I Couldn't Wait to Get a Job
From the moment I got my first cashier playset, I couldn’t wait to get a job. I was five. There was just something about scanning those plastic groceries and hearing that playful beep that was oddly satisfying. Best of all, I had no concept of money or time and it was all in good fun. Fast forward ten years and I got my first job as a cashier. I lasted three months before that beautiful beep became a chilling reality of adulthood. The childish glow of happy customers blissfully whisking their newly purchased goods off to their new destination, was marred by rushing to get to work on time, missing out on fun with my friends, coupon codes, items that refused to scan and calling for a manager to help on lane three. Not to mention the social torture of having your friends come through your lane just to see you at your “big job.”
Prior to my ninety-day stint of scanning and bagging, I remember thinking how cool it would be to be able to say, “Sorry, I can’t make it to your party, I have to work.” Now, that sounds totally ridiculous. Then, I thought that if I had my own car, I would definitely do any and every errand my parents asked of me. Now, I spend more time making elaborate Uber plans. Then, I thought about how much money I would have to buy nice gifts for people and treat my family to lunch here and there. I got excited about twenty- five cent raises and calculated the additional income over a pay period. Now, I keep my earnings and additional perks of the job private. I am a hoarder of my personal time.
What happened to the illusion of gratifying beeps with lights and shiny gold coins? Has it been replaced with sneaking quiet moments after work to have coffee and read an article? Buying yourself small gifts for adulting so well and hiding from your kids? It’s all perspective really. I’m fortunate enough to love my job and therefore it doesn’t feel like work. I may not be scanning plastic loaves of bread and charging my customers one hundred billion gold coins (which they always willfully paid). I am, however, spending time with people I actually like and with whom I share common goals.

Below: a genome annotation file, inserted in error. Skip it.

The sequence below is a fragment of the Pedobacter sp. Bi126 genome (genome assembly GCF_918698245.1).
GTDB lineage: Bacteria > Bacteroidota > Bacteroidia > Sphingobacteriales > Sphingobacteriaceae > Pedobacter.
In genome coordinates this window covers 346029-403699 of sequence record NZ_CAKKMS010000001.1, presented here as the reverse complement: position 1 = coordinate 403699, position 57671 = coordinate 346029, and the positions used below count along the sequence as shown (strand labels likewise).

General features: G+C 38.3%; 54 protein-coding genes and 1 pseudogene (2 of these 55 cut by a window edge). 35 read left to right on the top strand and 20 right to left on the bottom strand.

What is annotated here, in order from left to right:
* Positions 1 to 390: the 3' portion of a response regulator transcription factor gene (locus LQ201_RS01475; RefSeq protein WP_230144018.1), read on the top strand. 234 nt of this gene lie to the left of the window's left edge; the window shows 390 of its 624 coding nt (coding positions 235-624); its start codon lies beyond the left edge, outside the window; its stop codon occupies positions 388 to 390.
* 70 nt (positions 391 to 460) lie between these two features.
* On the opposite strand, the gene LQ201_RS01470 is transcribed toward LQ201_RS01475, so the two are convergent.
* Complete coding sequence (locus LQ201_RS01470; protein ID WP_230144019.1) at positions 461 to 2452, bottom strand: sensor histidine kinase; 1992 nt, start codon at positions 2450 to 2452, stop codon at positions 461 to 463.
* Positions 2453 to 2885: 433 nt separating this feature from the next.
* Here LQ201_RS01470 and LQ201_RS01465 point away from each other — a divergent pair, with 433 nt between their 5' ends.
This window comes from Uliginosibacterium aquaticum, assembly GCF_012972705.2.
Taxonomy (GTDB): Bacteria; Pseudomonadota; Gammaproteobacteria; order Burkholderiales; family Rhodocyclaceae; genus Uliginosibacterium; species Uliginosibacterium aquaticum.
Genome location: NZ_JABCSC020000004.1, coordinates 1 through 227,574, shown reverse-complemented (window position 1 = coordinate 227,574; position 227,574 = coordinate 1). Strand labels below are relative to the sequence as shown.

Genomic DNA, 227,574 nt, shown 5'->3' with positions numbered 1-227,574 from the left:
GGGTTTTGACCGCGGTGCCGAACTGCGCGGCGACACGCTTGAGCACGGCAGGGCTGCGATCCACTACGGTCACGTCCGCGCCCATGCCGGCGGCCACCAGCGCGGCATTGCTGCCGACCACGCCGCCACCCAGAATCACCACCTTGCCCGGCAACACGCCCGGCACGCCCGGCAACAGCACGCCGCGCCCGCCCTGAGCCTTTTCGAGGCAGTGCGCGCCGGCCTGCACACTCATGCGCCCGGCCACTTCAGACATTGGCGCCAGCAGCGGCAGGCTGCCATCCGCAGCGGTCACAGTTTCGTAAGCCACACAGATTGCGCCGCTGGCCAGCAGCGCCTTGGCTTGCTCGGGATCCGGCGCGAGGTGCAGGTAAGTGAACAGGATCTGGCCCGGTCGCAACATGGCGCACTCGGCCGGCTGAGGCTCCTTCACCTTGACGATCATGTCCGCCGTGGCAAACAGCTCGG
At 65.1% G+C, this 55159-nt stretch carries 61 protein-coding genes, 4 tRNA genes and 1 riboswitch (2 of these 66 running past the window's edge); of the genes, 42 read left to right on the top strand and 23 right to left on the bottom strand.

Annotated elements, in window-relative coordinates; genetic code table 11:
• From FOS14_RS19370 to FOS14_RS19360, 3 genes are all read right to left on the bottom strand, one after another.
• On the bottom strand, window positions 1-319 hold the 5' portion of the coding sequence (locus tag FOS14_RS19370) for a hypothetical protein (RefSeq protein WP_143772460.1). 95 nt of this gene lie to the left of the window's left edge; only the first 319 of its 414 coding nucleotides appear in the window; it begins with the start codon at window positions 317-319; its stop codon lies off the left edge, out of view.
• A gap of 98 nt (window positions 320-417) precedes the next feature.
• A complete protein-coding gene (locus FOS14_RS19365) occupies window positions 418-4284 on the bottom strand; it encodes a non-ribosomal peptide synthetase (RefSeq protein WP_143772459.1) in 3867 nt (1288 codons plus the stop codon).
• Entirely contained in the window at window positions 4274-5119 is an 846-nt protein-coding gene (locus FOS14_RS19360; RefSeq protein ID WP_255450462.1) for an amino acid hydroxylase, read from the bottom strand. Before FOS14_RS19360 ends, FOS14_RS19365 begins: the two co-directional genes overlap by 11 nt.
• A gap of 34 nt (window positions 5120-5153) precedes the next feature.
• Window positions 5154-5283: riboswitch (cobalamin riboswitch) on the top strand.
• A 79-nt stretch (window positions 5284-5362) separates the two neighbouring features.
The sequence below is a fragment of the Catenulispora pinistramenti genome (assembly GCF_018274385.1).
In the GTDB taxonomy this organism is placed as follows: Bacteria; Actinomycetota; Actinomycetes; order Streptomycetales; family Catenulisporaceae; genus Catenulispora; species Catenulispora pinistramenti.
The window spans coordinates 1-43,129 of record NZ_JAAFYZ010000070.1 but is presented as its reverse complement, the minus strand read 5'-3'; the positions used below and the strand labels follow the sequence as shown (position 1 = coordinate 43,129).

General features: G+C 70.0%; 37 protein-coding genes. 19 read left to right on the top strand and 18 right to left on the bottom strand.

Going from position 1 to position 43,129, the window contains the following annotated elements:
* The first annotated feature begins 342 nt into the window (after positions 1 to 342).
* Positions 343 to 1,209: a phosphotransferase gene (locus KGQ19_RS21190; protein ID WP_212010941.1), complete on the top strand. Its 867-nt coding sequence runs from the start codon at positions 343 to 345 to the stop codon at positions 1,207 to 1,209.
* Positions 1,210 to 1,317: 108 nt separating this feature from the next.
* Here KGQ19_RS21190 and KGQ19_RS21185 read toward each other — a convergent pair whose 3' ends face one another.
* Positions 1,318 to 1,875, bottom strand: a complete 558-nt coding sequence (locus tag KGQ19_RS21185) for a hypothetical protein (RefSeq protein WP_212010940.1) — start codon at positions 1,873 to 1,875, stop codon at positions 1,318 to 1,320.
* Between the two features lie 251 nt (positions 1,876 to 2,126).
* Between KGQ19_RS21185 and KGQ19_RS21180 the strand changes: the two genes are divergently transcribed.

In twenty years, I have worked in customer service, hospitality, education, mental health care and now sales and client relations. I’ve definitely been able to say “I can’t make it” and “I have to work” more often than I would have liked. But I’ve also gotten to say, “You’re welcome”, “Glad I could help” and yes, “Would you like ranch with that?” I still shop where I first worked, I still eat where I served, I still hear from the kids I taught and I’m still mindful of what it means to “adult” and the way it impacts people differently.
I have always given more weight to what I considered my “adult” jobs and made sure to highlight them on my resume and in interviews. My now boss and recruitment extraordinaire shared a little insight with me that changed my outlook on my past jobs. He shared that he would rather hire someone with customer service or restaurant experience than anyone else. Enlightened! As it turns out, my days of slingin' curly fries and cocktails were more valuable than I thought. Each job experience developed a set of skills that were preparing me for the next. I can honestly say that no experience was without value and no skill is wasted. Whether those skills are utilized in my personal or professional life, they are all purposeful. As I transitioned from mental health to sales and client relations people would ask me if I would miss being a therapist. Therapist was just a job title but helping people was my career.
Working is subjective and it’s just par for the course and you have the freedom to design your own future. If all else fails, Amazon will overnight you your very own cashier playset for twenty-five gold coins.